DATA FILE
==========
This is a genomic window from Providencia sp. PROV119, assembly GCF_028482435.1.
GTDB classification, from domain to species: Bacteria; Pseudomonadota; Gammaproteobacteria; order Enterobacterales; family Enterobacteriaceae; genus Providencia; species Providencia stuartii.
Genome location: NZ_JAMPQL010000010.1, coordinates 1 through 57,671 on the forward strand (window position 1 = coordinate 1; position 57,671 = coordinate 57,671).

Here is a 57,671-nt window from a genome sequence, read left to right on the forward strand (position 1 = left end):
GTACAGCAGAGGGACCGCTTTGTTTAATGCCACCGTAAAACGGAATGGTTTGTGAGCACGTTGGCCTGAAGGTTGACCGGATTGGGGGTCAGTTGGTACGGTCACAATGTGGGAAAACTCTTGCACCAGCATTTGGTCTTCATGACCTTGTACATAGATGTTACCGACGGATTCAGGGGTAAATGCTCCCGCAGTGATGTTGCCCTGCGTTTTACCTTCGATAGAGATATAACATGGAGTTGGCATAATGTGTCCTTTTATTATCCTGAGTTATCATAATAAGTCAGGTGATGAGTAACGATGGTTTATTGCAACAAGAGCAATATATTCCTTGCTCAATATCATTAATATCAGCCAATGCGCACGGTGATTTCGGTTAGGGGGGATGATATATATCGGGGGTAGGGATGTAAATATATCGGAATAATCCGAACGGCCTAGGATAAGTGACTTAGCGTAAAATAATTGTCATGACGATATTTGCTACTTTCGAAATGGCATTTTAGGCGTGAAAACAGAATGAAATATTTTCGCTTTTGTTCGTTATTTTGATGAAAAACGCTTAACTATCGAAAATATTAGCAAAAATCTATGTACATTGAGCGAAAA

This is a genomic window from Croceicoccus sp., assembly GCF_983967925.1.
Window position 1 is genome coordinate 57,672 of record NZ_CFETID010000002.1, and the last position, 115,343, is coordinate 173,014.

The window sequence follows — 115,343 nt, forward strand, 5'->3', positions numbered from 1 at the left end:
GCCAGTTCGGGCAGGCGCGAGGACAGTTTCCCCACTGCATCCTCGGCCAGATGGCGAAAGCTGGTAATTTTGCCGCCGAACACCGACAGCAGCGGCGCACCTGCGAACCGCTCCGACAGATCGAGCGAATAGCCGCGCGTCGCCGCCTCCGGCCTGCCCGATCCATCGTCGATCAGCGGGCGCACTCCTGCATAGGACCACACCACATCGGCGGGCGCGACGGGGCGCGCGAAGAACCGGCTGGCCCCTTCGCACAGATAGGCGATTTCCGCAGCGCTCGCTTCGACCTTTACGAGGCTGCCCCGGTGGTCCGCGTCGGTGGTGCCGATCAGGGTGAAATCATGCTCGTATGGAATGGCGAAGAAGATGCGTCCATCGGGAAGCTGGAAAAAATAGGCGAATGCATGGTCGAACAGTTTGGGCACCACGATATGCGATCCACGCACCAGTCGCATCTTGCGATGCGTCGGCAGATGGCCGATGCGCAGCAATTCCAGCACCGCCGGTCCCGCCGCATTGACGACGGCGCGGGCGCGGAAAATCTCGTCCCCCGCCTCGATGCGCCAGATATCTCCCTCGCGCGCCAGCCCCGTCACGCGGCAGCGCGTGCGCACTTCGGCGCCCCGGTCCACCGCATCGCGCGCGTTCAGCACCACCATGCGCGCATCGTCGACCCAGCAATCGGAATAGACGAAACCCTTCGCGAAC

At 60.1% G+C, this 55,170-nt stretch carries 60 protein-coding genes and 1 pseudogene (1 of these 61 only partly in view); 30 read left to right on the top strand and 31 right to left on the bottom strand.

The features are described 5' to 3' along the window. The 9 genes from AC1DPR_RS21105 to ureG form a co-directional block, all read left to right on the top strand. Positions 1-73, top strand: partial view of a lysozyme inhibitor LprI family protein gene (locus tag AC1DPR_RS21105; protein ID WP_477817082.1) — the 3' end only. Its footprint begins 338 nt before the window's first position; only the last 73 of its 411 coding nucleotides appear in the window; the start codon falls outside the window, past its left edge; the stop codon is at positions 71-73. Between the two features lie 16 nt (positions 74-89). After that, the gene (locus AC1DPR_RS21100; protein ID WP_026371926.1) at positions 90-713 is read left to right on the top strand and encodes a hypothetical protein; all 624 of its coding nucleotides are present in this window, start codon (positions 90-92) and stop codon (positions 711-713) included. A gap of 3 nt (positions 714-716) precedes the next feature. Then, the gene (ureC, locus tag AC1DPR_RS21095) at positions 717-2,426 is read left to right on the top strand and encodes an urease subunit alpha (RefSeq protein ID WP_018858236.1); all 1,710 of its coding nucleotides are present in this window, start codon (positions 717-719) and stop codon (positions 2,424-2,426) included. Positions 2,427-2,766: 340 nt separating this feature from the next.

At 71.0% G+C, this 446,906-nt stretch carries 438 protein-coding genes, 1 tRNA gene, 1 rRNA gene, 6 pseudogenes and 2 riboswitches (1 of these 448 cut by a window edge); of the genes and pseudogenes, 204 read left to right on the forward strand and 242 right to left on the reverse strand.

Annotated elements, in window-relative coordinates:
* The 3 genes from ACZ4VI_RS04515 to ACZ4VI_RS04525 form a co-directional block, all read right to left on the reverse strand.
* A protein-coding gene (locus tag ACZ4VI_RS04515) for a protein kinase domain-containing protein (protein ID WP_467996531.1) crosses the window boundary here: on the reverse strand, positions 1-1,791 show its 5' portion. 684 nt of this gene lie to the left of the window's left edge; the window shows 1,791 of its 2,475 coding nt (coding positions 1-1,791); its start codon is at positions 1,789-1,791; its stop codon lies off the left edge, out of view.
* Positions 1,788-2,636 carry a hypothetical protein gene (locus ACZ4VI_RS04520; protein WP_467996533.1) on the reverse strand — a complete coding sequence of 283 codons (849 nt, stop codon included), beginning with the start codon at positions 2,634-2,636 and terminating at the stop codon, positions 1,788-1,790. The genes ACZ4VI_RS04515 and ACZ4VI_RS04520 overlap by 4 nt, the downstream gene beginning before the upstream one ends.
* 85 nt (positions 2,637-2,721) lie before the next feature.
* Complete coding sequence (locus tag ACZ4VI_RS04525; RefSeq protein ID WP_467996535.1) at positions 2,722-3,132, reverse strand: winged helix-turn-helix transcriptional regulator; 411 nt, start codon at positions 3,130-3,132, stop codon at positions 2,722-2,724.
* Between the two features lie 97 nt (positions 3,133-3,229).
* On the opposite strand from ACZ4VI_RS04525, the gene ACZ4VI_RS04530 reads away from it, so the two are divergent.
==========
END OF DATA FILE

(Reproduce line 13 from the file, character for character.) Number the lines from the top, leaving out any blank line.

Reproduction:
Annotated elements, in window-relative coordinates: